PING 20.0.0.200 (20.0.0.200) 56(84) bytes of data.
64 bytes from 20.0.0.200: icmp_seq=1 ttl=255 time=1.06 ms
64 bytes from 20.0.0.200: icmp_seq=2 ttl=255 time=1.51 ms
64 bytes from 20.0.0.200: icmp_seq=3 ttl=255 time=1.46 ms
^C
$ docker exec c23 ping 30.0.0.200
PING 30.0.0.200 (30.0.0.200) 56(84) bytes of data.
64 bytes from 30.0.0.200: icmp_seq=1 ttl=255 time=2.11 ms
64 bytes from 30.0.0.200: icmp_seq=2 ttl=255 time=1.42 ms
64 bytes from 30.0.0.200: icmp_seq=3 ttl=255 time=1.56 ms

And according to the deployed policy on the router inter-vlan communication is not allowed

$ docker exec c23 ping 10.0.0.200
PING 10.0.0.200 (10.0.0.200) 56(84) bytes of data.
From 30.0.0.200 icmp_seq=1 Packet filtered
From 30.0.0.200 icmp_seq=2 Packet filtered
From 30.0.0.200 icmp_seq=3 Packet filtered

Now let’s check communication between c11 (node1: macvlan10) and c21 (node2: macvlan10):

docker exec c21 ping 10.0.0.1
PING 10.0.0.1 (10.0.0.1) 56(84) bytes of data.
64 bytes from 10.0.0.1: icmp_seq=1 ttl=64 time=1.45 ms
64 bytes from 10.0.0.1: icmp_seq=2 ttl=64 time=0.879 ms
64 bytes from 10.0.0.1: icmp_seq=3 ttl=64 time=0.941 ms
^C

Nice!

Containers connected to the same network VLAN (from different docker nodes) talk to each other.

And to finish, from the GUI browser container gns3/webterm , let’s access all containers from both nodes. Yes, in GNS3 you can run Firefox in a container, no need for an entire VM for that :P-)

Selection_0079

Troubleshooting:

Without Promiscuous mode you’ll notice that container traffic reaches the outside network, but not the other way around, as shown below in the wireshark capture:

  • 10.0.0.200=outside router
  • 10.0.0.1=container behing MACVLAN

Selection_0073

References:

Routing between Docker containers using GNS3.


The idea is to route (IPv4 and IPv6) between Dockers containers using GNS3 and use them as end-hosts instead of Virtual Machines.

Containers use only the resources necessary for the application they run. They use an image of the host file system and can share the same environment (binaries and libraries).

In the other hand, virtual machines require entire OS’s, with reserved RAM and disk space.

Virtual machines vs Docker containers

Virtual machines vs Docker containers

 

If you are not familiar with Docker, I urge you to take a look at the below excellent short introduction and some additional explanation from Docker site. :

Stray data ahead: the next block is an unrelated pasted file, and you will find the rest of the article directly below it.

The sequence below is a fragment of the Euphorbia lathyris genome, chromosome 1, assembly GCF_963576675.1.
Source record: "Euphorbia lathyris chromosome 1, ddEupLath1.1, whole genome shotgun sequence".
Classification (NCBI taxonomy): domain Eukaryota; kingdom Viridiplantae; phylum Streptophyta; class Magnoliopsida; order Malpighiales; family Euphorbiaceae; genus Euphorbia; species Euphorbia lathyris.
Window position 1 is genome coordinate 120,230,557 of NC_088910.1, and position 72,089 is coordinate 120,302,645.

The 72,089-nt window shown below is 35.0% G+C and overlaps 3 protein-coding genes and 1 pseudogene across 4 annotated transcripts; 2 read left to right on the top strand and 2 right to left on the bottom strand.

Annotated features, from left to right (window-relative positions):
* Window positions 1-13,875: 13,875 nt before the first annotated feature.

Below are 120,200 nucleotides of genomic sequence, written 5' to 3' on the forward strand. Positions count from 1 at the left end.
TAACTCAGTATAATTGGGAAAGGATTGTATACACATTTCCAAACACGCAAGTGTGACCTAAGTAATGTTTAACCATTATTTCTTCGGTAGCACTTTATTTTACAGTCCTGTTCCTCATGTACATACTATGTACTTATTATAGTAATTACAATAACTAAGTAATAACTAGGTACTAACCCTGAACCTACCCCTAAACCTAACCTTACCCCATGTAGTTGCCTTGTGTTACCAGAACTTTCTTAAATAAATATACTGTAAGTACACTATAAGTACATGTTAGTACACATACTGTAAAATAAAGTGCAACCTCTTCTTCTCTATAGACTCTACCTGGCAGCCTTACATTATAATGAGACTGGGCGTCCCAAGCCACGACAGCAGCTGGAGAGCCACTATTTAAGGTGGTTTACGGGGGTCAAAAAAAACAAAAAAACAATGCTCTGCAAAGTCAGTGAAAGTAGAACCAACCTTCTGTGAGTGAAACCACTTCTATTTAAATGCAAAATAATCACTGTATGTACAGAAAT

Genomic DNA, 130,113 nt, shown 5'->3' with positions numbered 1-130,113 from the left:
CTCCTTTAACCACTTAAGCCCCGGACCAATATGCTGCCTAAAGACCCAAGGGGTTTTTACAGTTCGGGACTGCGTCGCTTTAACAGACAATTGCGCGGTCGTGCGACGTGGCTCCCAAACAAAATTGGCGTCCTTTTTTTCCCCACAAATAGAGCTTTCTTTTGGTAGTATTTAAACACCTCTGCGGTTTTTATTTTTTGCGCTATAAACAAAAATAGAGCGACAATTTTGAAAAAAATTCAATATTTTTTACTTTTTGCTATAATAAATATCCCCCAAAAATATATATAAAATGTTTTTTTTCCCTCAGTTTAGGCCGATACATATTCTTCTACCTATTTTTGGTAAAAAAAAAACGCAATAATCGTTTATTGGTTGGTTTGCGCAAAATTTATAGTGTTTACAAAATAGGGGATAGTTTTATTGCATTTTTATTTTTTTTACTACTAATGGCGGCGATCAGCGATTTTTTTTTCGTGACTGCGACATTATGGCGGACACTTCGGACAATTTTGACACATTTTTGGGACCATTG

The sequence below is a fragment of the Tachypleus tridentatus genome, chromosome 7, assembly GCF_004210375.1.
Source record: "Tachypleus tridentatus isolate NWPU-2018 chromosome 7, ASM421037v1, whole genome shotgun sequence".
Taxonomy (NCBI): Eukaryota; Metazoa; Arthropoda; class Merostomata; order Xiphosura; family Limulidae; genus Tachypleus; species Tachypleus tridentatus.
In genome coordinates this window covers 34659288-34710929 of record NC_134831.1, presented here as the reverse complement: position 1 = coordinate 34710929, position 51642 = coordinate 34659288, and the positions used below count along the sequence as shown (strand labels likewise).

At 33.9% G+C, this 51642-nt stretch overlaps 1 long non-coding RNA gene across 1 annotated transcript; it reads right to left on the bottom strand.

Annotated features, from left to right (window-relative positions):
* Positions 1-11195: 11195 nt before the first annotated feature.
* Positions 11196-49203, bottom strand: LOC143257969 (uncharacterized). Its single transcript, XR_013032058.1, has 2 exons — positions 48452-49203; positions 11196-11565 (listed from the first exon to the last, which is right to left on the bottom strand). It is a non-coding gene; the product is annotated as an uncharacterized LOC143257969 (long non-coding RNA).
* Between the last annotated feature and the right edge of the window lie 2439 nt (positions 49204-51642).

As for now, Docker has limited networking functionalities. This is where pipework comes to the rescue. Pipework allows more advanced networking settings like adding new interfaces, IP’s from a different subnets and set gateways and many more…

To be able to route between the containers using your own GNS3 topology (the sky the limit!), pipework allows to create a new interface inside a running container, connect it to a host bridge interface, give it an IP/mask in any subnet you want and set a default gateway pointing to a device in GNS3. Consequently all egress traffic from the container is routed to your GNS3 topology.

 

GNS3 connection to Docker a container

GNS3 connection to Docker a container

 

How pipework connects exposes container network

How pipework connects exposes container network

Lab requirements:

Docker:
https://docs.docker.com/installation/ubuntulinux/#docker-maintained-package-installation
Pipework:

sudo bash -c "curl https://raw.githubusercontent.com/jpetazzo/pipework/master/pipework\
 > /usr/local/bin/pipework"

For each container, we will generate docker image, run a container with an interactive terminal and set networking parameters (IP and default gateway).

To demonstrate docker flexibility, we will use 4 docker containers with 4 different subnets:

 

 

This is how containers are built for this lab:

 

 .

 .

Here is the general workflow for each container.

1- build image from Dockerfile (https://docs.docker.com/reference/builder/):

An image is readonly.

sudo docker build -t <image-tag> .

Or (docker v1.5) sudo docker build -t <image-tag> <DockerfileLocation>

2- Run the built image:

Spawn and run a writable container with interactive console.

The parameters of this command may differ slightly for each GUI containers.

sudo docker run -t -i <image id from `sudo docker images`> /bin/bash

3- Set container networking:

Create host bridge interface and link to a new interface inside the container, assign to it an IP and a new default gateway.

sudo pipework <bridge> -i <int> <container if from `sudo docker ps`> <ip/mask>@<gateway-ip

 

To avoid manipulating image id’s and container id’s for each of the images and the containers, I use a bash script to build and run all containers automatically:

https://github.com/AJNOURI/Docker-files/blob/master/gns3-docker.sh

 

#!/bin/bash
IMGLIST="$(sudo docker images | grep mybimage | awk '{ print $1; }')"
[[ $IMGLIST =~ "mybimage" ]] && sudo docker build -t mybimage -f phusion-dockerbase .
[[ $IMGLIST =~ "myapache" ]] && sudo docker build -t myapache -f apache-docker .
[[ $IMGLIST =~ "myfirefox" ]] && sudo docker build -t myfirefox -f firefox-docker .

BASE_I1="$(sudo docker images | grep mybimage | awk '{ print $3; }')"
lxterminal -e "sudo docker run -t -i --name baseimage1 $BASE_I1 /bin/bash"
sleep 2
BASE_C1="$(sudo docker ps | grep baseimage1 | awk '{ print $1; }')"
sudo pipework br4 -i eth1 $BASE_C1 192.168.44.1/24@192.168.44.100 

BASE_I2="$(sudo docker images | grep mybimage | awk '{ print $3; }')"
lxterminal -e "sudo docker run -t -i --name baseimage2 $BASE_I2 /bin/bash"
sleep 2
BASE_C2="$(sudo docker ps | grep baseimage2 | awk '{ print $1; }')"
sudo pipework br5 -i eth1 $BASE_C2 192.168.55.1/24@192.168.55.100 

APACHE_I1="$(sudo docker images | grep myapache | awk '{ print $3; }')"